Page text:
http://reut.rs/14hUHCk

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Polemic
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January 6, 2015 at 5:53 PM ×

For every oil loser there is a winner. Problem is that the losers are concentrated in one sector whereas the winners are a huge cloud of the rest of the global population. So some newsworthy losses vs small unnewsworthy gains for everyone else.

Still think farmers must be chuffed to bits (unless they grown biofuels) !

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Anonymous
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January 6, 2015 at 5:56 PM ×

C Says
Looks like turnaround Tuesday din't get the message.
Don't suppose there is any interest in a proxy like NYSE margin peaked last spring and even has equity markets went up still did not reach the prior peak even in November? I know it's a blunt instrument,but when margin looks like it's peaked it's usually been a good time to notice.

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CV
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January 6, 2015 at 6:44 PM ×

Fair point C, but what is the prospect that Ms Watanabe and her equivalent in China takes over ;) ?. It is a bad day here in Retail R' US LLP, but I am still working under the assumption that between the worlds of collapse a la 2008 and the blissful ride into the stratosphere (only punctured by the occasional 5% drop), there is a huge middle ground which is exactly where we are going.

Have anyone even considered that Spoos might trade sideways for most of this year while other parts of the global risk asset space have some joy?

On illiquidity, this is an issue I worry about mainly in non-financial credit space. Ultimately the shorts here are simple though. You want to buy the originators/holders of the turds (Allianz aka Pimco, Templeton, and of course Blackrock).

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CV
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January 6, 2015 at 6:46 PM ×

Hmm that last "buy" should have been sell of course!!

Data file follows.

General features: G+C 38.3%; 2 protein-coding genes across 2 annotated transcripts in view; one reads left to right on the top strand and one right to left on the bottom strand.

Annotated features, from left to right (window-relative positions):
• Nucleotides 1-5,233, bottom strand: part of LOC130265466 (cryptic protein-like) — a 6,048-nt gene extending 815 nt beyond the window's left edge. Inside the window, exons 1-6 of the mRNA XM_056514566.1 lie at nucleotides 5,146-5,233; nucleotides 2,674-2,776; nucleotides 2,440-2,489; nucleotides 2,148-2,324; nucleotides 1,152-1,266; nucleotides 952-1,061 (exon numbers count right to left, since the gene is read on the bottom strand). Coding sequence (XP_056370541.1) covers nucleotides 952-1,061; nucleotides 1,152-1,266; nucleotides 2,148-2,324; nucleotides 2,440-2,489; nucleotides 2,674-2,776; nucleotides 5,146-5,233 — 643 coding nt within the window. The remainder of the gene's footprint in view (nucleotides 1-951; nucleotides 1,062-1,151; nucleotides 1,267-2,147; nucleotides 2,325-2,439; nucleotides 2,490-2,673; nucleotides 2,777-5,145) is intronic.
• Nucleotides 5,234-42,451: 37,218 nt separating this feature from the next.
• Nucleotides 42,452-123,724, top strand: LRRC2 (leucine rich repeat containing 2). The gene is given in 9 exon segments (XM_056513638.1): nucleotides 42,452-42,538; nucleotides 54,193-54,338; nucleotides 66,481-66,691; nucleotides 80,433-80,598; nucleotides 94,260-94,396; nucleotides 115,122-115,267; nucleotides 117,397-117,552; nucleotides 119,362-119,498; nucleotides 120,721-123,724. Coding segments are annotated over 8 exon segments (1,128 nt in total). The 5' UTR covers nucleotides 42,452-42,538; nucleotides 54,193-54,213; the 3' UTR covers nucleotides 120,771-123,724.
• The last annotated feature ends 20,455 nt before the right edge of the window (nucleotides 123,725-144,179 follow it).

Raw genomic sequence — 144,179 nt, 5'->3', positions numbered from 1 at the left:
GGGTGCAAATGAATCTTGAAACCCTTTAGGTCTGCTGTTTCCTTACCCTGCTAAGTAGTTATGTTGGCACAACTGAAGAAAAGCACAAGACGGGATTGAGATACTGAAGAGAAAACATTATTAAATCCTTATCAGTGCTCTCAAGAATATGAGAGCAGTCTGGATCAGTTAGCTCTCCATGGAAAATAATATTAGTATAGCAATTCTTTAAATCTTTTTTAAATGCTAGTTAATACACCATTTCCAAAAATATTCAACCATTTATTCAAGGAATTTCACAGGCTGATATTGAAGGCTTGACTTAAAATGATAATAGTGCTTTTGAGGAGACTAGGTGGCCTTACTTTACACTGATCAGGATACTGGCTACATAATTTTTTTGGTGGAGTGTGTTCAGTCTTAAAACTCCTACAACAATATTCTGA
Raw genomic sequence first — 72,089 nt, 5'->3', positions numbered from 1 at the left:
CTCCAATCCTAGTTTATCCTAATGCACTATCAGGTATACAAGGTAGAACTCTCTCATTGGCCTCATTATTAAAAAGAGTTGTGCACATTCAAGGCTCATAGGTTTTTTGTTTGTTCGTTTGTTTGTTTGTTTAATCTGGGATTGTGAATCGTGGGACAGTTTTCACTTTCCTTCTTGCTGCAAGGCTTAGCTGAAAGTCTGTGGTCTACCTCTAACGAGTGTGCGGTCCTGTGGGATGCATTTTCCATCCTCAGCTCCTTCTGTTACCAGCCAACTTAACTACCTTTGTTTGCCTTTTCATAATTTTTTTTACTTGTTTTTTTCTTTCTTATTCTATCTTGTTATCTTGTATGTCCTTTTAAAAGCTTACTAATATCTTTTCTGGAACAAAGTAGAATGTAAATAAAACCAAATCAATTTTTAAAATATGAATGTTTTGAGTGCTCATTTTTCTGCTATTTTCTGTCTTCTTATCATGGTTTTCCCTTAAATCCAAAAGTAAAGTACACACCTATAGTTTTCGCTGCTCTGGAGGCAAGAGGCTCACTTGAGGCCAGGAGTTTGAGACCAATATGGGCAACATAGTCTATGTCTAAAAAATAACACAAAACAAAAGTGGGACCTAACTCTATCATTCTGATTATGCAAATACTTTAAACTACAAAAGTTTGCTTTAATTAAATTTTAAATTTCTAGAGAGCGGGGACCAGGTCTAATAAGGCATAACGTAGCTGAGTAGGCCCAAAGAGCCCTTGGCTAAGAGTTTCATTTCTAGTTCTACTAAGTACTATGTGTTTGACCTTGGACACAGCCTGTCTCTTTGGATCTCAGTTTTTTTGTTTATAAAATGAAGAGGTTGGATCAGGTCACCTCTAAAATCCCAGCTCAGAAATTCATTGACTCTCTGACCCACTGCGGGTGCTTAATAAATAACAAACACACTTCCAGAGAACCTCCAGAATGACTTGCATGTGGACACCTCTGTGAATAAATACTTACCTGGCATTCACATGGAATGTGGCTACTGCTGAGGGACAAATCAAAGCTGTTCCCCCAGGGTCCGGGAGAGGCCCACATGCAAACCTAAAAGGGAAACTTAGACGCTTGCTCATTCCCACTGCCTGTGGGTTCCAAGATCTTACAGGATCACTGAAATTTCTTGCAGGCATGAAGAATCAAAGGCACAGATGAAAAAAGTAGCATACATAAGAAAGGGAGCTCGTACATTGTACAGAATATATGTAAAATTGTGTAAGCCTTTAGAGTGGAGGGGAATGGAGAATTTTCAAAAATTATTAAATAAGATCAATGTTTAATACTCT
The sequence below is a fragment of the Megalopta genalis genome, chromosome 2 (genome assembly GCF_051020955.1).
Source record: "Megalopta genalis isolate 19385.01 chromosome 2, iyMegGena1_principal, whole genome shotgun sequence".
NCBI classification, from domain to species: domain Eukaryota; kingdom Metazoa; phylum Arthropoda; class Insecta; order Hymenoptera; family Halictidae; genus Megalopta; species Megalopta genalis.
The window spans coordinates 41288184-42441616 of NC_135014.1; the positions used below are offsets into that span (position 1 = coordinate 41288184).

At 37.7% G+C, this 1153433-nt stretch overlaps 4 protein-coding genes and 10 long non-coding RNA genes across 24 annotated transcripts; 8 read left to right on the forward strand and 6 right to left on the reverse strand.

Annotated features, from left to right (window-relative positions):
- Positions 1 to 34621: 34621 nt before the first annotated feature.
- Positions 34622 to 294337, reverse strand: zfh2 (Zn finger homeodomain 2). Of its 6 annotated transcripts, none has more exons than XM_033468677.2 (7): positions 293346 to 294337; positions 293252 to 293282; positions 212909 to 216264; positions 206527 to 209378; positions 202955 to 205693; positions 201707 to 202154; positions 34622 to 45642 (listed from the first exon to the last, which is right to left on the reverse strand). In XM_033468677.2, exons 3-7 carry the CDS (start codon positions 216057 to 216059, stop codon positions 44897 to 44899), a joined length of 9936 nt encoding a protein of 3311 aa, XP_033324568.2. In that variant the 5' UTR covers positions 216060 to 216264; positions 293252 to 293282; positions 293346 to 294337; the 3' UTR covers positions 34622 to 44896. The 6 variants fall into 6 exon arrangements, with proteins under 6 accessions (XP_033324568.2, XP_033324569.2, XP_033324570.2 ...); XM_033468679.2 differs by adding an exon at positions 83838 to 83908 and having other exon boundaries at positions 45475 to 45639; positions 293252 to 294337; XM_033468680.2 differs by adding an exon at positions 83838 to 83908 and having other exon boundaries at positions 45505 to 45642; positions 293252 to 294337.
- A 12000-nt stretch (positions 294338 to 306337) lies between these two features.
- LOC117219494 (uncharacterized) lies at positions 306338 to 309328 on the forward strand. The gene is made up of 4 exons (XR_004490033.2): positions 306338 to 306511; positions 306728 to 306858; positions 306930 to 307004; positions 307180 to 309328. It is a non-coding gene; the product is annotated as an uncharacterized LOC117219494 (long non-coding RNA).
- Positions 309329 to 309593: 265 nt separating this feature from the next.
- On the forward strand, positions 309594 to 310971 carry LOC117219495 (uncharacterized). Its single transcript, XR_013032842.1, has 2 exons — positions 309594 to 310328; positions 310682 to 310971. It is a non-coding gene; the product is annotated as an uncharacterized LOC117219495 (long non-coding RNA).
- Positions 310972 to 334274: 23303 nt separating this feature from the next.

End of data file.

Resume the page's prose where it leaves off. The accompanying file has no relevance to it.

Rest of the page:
Sorry ...

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Polemic
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January 6, 2015 at 6:46 PM ×

trading sideways CV? YES - I have and at this very moment am trying to write something about how 2015 will be the year of the whip.

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CJ
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January 6, 2015 at 6:47 PM ×

CV... in a world driven by liquidity, I could definitely see ECB QE resulting in EuroStoxx outperforming SP500.

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CV
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January 6, 2015 at 6:53 PM ×

@Polemic; looking forward to that. Enjoyed the piece on fiscal policy. Can you send that to Germany please (Merkel's office).

@CJ; Yes, that is kind of what I am talking about, but I concede that it has been a frustrating punt. Macroeconomic indicators (which is really where I do most of my work) are unequivocal at this point. Best leading indicator we have in the zone is narrow money growth, and it is turning up. Low inflation and high M1 growth is usually pretty good for equities in the Eurozone. We all know it is a basket case, but during the panic in 2011-12 and 2008 excess liquidity were tightening like hell due to a certain Trichet and his "second round" effects!

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abee crombie
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January 6, 2015 at 7:37 PM ×

I keep saying this but buying $40-45 oil is a no brainer. Shale oil decline rates at about 80% over the first 3 years. US shale production up 3.5Mb per day in the past few years. MS estimated that the supply demand imbalance in around 1.3mmb/d. You do the math. I am not saying we go back to $100, but $70 certainly is possible.

http://www.postcarbon.org/wp-content/uploads/2014/10/Drilling-Deeper_FULL.pdf

I dont get how now everyone is worried about deflation bc commodities are going down. When commodities were going up, we used exFood and Energy. CB care about wages, and slowly they are going up.

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Polemic
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January 6, 2015 at 7:43 PM ×

There you go CV - posted ..

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washedup
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January 6, 2015 at 7:53 PM ×